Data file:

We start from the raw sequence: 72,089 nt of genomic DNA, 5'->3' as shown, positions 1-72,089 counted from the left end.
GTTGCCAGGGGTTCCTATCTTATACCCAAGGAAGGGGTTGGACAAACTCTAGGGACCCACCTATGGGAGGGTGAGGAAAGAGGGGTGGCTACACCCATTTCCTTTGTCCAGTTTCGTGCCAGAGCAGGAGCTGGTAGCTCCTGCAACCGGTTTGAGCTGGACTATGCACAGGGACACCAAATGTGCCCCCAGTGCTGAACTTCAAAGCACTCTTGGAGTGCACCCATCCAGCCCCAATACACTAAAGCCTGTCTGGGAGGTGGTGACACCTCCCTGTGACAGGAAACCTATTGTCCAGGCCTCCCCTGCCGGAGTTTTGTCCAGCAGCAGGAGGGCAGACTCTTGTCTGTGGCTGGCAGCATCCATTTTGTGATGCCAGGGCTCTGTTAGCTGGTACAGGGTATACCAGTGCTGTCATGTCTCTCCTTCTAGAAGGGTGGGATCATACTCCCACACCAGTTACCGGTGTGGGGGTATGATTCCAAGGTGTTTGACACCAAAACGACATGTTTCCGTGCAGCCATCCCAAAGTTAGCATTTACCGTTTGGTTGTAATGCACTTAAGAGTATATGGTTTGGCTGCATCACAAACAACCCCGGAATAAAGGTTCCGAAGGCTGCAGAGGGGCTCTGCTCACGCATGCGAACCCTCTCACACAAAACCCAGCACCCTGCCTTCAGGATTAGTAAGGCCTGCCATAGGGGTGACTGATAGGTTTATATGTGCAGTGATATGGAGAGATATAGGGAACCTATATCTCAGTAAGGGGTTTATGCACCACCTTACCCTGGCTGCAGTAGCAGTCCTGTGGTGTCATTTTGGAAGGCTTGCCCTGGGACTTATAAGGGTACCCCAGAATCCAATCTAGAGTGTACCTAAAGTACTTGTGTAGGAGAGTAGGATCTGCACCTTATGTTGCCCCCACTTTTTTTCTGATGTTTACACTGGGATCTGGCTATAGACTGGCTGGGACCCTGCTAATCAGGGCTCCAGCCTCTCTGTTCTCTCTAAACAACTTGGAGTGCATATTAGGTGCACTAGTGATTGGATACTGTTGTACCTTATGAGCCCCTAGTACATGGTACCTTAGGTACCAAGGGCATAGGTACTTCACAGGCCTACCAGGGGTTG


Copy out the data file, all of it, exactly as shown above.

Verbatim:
We start from the raw sequence: 72,089 nt of genomic DNA, 5'->3' as shown, positions 1-72,089 counted from the left end.
GTTGCCAGGGGTTCCTATCTTATACCCAAGGAAGGGGTTGGACAAACTCTAGGGACCCACCTATGGGAGGGTGAGGAAAGAGGGGTGGCTACACCCATTTCCTTTGTCCAGTTTCGTGCCAGAGCAGGAGCTGGTAGCTCCTGCAACCGGTTTGAGCTGGACTATGCACAGGGACACCAAATGTGCCCCCAGTGCTGAACTTCAAAGCACTCTTGGAGTGCACCCATCCAGCCCCAATACACTAAAGCCTGTCTGGGAGGTGGTGACACCTCCCTGTGACAGGAAACCTATTGTCCAGGCCTCCCCTGCCGGAGTTTTGTCCAGCAGCAGGAGGGCAGACTCTTGTCTGTGGCTGGCAGCATCCATTTTGTGATGCCAGGGCTCTGTTAGCTGGTACAGGGTATACCAGTGCTGTCATGTCTCTCCTTCTAGAAGGGTGGGATCATACTCCCACACCAGTTACCGGTGTGGGGGTATGATTCCAAGGTGTTTGACACCAAAACGACATGTTTCCGTGCAGCCATCCCAAAGTTAGCATTTACCGTTTGGTTGTAATGCACTTAAGAGTATATGGTTTGGCTGCATCACAAACAACCCCGGAATAAAGGTTCCGAAGGCTGCAGAGGGGCTCTGCTCACGCATGCGAACCCTCTCACACAAAACCCAGCACCCTGCCTTCAGGATTAGTAAGGCCTGCCATAGGGGTGACTGATAGGTTTATATGTGCAGTGATATGGAGAGATATAGGGAACCTATATCTCAGTAAGGGGTTTATGCACCACCTTACCCTGGCTGCAGTAGCAGTCCTGTGGTGTCATTTTGGAAGGCTTGCCCTGGGACTTATAAGGGTACCCCAGAATCCAATCTAGAGTGTACCTAAAGTACTTGTGTAGGAGAGTAGGATCTGCACCTTATGTTGCCCCCACTTTTTTTCTGATGTTTACACTGGGATCTGGCTATAGACTGGCTGGGACCCTGCTAATCAGGGCTCCAGCCTCTCTGTTCTCTCTAAACAACTTGGAGTGCATATTAGGTGCACTAGTGATTGGATACTGTTGTACCTTATGAGCCCCTAGTACATGGTACCTTAGGTACCAAGGGCATAGGTACTTCACAGGCCTACCAGGGGTTG